As its name implies, Exploratory Testing is about exploring, finding out about the software, what it does, what it doesn’t do, what works and what doesn’t work. This is more over depend on the experience of the tester and that is why it falls under the Experience Based Testing category. The tester is constantly making decisions about what to test next and where to spend the (limited) time. This is an approach that is most useful when there are no or poor specifications and when time is severely limited.
In this type of testing the testers have to do minimum effort for planning but maximum execution cover so that tester gets exact functionality. The planning involves the creation of a short time-boxed test effort, the objectives and possible approaches to be used. The test design and test execution activities are performed in parallel, without formally documenting the test conditions, test cases or test scripts.
A key aspect of exploratory testing is that during testing the tester learns about the software, its use, its strengths and its weaknesses. In this type of testing tester have freedom in testing. The finding bug is not only depends on experience of tester but also on the skill of the tester. The more the tester knows about the product and different test methods, the better the testing will be. The focus of exploratory testing is more on testing as a thinking activity.
This is an approach that is most useful when there are no or poor specifications and when time is severely limited.
Advantages of Exploratory Testing
- This testing is useful when requirement documents are not available or partially available
- It involves Investigation process which helps find more bugs than normal testing.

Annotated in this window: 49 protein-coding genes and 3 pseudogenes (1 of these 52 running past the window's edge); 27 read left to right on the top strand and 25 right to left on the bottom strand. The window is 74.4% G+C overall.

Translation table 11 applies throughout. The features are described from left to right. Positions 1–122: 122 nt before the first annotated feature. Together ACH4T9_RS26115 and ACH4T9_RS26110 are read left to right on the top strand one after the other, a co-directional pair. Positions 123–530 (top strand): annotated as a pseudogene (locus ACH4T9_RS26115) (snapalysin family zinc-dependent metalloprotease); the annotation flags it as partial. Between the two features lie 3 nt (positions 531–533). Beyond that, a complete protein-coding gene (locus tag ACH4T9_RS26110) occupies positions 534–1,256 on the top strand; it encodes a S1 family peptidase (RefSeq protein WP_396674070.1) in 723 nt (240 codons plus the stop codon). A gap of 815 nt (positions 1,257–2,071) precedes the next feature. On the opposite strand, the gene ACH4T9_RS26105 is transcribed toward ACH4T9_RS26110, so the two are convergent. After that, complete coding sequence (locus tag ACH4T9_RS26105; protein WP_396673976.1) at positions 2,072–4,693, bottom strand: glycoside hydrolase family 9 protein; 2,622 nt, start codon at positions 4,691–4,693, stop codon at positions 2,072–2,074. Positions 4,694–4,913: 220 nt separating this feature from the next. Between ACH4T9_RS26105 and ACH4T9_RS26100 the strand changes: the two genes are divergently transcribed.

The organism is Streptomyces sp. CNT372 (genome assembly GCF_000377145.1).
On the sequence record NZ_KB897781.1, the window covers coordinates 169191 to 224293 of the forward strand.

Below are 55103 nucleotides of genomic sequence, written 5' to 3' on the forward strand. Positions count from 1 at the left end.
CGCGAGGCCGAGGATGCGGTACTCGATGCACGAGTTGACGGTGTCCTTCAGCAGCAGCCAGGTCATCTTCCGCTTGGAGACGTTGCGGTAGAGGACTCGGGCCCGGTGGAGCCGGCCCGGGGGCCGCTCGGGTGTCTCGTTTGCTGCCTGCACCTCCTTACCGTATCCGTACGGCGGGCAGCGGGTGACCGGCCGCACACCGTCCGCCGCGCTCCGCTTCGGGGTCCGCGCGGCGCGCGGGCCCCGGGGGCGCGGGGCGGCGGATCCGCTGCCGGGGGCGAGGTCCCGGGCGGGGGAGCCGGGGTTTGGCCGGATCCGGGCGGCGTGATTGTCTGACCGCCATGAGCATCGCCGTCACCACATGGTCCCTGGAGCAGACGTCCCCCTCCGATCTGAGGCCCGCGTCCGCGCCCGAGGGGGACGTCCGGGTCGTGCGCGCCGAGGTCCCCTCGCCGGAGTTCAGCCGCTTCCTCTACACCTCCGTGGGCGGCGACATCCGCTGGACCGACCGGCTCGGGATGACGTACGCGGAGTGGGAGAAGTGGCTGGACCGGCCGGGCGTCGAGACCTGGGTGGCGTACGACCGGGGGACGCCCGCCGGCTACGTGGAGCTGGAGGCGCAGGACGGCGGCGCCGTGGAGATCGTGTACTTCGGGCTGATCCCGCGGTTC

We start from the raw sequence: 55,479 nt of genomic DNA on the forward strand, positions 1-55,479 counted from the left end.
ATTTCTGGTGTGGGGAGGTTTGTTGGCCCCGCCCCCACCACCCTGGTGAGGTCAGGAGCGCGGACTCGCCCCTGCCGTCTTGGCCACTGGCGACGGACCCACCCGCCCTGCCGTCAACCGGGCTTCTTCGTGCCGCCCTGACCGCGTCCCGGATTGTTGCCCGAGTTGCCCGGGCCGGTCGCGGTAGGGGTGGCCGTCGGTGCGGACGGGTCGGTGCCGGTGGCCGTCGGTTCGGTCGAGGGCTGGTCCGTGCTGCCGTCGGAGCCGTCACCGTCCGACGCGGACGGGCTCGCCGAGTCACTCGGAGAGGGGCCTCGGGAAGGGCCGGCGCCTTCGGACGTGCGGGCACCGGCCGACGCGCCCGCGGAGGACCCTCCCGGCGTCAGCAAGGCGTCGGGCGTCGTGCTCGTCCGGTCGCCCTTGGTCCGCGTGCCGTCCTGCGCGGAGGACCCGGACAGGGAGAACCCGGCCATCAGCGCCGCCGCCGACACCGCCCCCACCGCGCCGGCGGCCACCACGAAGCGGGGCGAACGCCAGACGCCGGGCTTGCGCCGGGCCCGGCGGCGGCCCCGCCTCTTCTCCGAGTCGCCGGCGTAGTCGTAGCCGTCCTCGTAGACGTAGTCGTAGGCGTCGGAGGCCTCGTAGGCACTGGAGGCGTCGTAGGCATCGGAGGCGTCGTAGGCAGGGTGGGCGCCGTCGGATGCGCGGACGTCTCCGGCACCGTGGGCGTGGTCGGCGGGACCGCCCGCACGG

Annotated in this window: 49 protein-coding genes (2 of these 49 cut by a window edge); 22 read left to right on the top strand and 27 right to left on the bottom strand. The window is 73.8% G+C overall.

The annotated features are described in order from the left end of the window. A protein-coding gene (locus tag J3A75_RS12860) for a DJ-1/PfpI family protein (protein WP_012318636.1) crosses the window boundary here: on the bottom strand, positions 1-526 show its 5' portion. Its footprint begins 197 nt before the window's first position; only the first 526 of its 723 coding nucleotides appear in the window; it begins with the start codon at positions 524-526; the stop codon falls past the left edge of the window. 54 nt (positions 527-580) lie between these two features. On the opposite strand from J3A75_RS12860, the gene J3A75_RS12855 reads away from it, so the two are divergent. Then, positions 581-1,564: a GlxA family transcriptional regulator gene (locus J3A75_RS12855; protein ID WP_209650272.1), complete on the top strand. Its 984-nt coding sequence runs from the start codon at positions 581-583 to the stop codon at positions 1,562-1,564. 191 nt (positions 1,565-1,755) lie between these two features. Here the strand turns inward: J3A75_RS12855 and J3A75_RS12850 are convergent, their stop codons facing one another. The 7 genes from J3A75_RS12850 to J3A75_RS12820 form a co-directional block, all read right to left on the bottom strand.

- Uncover bugs which are normally ignored by other testing techniques
- Helps to expand the imagination of testers by executing more test cases which finally improves productivity as well
- This testing covers all the types of testing and it covers various scenarios and cases
Disadvantages of Exploratory Testing
- This testing purely depends on the tester skills
- Limited by domain knowledge of the tester
- Not suitable for Long execution
- Defects can be left in this type of testing, as nothing is documented
Tips to perform Exploratory Testing
- Focus on goals: Purpose is to break the system by going out of the User flow. Focus on these goals to maximise the value of your tests.
- Plan your tests but don’t script them: You are not exploratory testing if you are following a script.
- Don’t aim to test too much: The aim of exploratory testing is not coverage – it’s to find the defects and issues in a system that you won’t find through other forms of testing.
- Keep a clear record of what you did: This will give you an indication of how effective the session was, allowing you to optimise the process in the future.
- Use exploratory testing alongside automated testing: It’s important to coordinate both testing types to ensure the values of both exploratory testing and automated testing are realised, e.g. when exploratory testing finds a defect, you can add an automated test to stop the issue from happening again.
- Performance and non-functional testing can be exploratory:Performance and non-functional testing can also be exploratory, e.g. tracking an increasing load on a system, or measuring the time it takes a use case to fully complete from start to finish.